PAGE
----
It was emotional and hard to pull without them, I could not look up; I knew that would make me cry like a baby.
A sweet time to remember.

The rest of the trail that day was through sixth crossing.
Some of the trails were muddy.

The water crossings were knee to thigh deep and we were asked to remember the stories of those pioneers that did this in the freezing winter cold.
A very different task that what we endured in the hot July sun.

The teenager was the Pa over a different family, but was in our company of 50, so we saw him and got hugs as often as we could.
We were so proud of him that he stepped up and took good care of the kids in his handcart family and took his responsibilities very seriously.

It was only about a 6 mile trek this day.
So while we were tired, there were not many struggles.

We arrived back at camp... and pitched our tents.

Then as the pioneers did to lift spirits and have some fun... we did some square dancing.

Amazingly enough these kids, all proud in the world, embarrassed in worldly standards... had a great time and lots of fun dancing.

The last dance was a line dance they do at the stake dances all the time, so even if they were confused all night or had missed learning the square dances before trek, they could join in on this one! And most all did!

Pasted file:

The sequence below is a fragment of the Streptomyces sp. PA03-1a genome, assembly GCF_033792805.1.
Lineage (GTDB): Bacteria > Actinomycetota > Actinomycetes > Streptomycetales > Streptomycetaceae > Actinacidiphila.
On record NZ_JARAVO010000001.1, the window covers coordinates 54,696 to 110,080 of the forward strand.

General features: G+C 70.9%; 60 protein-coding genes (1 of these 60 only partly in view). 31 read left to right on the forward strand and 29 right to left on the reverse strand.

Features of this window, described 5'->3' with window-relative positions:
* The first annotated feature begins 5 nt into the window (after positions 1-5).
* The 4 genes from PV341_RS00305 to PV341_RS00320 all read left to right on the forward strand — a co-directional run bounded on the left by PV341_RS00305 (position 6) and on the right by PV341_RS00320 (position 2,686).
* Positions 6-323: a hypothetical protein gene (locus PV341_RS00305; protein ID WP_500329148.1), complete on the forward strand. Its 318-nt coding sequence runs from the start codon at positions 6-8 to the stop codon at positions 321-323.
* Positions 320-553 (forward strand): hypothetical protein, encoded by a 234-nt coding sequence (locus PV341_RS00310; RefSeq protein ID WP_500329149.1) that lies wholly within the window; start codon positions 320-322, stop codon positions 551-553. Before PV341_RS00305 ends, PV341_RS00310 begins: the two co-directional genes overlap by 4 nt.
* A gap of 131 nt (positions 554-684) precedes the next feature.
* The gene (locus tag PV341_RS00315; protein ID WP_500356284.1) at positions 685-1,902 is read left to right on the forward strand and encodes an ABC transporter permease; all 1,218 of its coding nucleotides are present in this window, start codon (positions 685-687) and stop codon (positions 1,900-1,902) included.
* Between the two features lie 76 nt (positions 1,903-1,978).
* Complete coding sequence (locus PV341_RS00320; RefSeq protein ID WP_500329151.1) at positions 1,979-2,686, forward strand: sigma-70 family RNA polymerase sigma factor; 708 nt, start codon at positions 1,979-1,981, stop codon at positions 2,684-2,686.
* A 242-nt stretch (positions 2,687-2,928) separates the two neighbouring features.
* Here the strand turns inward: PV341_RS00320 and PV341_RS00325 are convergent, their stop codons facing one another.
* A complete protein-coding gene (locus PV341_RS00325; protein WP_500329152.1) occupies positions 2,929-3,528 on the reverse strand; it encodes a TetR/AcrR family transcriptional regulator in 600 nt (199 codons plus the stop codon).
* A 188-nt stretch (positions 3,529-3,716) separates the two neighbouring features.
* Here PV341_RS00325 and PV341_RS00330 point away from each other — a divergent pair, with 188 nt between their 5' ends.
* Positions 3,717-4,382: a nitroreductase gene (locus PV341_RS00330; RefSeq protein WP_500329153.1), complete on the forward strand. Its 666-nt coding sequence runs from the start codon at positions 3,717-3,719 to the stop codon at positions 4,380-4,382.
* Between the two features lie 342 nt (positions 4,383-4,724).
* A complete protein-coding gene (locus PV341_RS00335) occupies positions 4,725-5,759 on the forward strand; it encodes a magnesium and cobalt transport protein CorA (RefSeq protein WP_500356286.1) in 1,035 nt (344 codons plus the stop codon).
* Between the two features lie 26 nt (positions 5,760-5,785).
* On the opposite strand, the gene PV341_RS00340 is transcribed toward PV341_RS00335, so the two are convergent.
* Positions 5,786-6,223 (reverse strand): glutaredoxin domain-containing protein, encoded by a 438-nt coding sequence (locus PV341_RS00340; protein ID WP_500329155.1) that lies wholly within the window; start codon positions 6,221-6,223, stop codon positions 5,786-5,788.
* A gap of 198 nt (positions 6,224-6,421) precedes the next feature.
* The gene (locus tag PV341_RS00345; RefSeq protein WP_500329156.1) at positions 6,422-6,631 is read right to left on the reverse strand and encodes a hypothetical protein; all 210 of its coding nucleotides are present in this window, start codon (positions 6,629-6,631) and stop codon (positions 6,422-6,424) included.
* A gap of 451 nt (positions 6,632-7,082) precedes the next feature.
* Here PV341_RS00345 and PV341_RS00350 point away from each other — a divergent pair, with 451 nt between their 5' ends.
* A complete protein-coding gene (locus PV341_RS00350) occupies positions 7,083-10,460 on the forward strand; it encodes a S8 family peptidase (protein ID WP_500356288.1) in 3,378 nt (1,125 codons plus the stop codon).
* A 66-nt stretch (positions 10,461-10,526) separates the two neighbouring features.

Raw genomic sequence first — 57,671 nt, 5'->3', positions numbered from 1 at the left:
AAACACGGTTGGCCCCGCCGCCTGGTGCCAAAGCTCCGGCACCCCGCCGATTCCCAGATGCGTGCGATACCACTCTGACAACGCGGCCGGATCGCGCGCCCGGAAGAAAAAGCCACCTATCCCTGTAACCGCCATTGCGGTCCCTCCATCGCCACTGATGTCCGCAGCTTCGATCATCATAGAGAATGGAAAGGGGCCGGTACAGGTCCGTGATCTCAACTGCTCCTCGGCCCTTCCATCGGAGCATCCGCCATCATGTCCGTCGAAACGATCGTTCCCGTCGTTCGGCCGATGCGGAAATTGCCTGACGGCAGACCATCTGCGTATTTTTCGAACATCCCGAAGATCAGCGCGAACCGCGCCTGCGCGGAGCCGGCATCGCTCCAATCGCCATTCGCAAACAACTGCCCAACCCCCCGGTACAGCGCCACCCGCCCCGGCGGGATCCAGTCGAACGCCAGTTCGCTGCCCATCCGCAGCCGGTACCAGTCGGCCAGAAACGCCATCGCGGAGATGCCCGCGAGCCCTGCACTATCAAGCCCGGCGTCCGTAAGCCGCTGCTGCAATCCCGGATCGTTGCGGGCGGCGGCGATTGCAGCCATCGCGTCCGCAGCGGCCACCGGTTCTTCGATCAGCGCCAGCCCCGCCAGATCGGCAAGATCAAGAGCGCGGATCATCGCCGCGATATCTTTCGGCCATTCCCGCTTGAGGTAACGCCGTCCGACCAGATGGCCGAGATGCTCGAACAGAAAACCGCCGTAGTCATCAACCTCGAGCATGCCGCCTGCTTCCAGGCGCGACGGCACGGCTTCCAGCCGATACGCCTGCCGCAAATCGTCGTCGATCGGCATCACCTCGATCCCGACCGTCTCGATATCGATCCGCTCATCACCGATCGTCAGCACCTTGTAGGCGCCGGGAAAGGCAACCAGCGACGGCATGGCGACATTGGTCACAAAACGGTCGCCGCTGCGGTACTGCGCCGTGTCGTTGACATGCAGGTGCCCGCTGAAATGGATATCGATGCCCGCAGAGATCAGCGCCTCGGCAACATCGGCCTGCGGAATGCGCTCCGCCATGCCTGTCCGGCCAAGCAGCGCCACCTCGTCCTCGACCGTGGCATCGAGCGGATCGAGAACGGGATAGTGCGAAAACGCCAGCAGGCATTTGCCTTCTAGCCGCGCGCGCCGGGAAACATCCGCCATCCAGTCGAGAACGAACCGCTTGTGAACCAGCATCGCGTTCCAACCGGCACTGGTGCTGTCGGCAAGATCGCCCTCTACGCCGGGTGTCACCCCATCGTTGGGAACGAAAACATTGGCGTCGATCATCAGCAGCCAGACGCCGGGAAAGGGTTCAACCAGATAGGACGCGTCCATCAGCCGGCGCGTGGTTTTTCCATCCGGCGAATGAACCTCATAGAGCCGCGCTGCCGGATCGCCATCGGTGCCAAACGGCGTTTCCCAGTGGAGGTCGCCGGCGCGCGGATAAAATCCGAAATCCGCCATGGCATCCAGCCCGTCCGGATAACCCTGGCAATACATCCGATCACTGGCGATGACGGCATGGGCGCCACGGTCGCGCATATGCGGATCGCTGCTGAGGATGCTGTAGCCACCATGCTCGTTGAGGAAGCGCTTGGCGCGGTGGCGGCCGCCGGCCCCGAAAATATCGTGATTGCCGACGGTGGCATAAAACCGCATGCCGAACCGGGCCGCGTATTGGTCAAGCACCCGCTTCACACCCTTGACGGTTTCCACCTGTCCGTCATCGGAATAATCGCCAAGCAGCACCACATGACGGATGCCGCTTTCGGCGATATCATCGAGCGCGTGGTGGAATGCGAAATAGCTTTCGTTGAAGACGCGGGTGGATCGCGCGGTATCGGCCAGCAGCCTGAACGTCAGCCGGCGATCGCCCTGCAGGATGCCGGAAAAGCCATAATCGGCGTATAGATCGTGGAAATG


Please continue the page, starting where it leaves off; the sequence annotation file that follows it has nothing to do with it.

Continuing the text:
The stake leaders took all of the men away from camp (in this horse trailer... it was kind of a funny sight). And they counselled about the day ahead of us. The 15 mile hike over Rocky Ridge.
At night fall the stake leadership held a devotional fireside.

Then afterwards we gathered our "family" for an evening prayer together before bedtime, and Uncle Jim talked to them about some of the challenges they would be facing the next day.

It would be the long 15 mile hike over Rocky Ridge, if there was anyone that had struggled with the mile hike, they should consider not going the next day. There was activities for those who stayed, and some adults assigned to be with them.
We had determined a few weeks prior that I would stay back with any of those youth. In our pre trek hiking, I had some troubles and found out my pacemaker is close to the end of it's battery. So to keep from having anything happen on the trail, I was taking precautions.
Since our entire family was going, it was very hard for me to stay back; my thoughts again went to those pioneers and the sacrafices they had made, the family they had to leave behind or send ahead. I hoped they were in good hands. Would their Uncle Jim have enough compassion if they got tired, or hurt. Would he love those young women and comfort them like they were ours?
I knew he had already been touched by their spirits and they were pretty tough girls, so I put all of my faith in Gods hands for "our family" for the next day and went fast asleep.
5am would come very early the next morning.

1 comment:

HeidiT said...

I'm so glad you are documenting about the Trek. I love to hear all of the stories at church and it is great to see the pics with it too.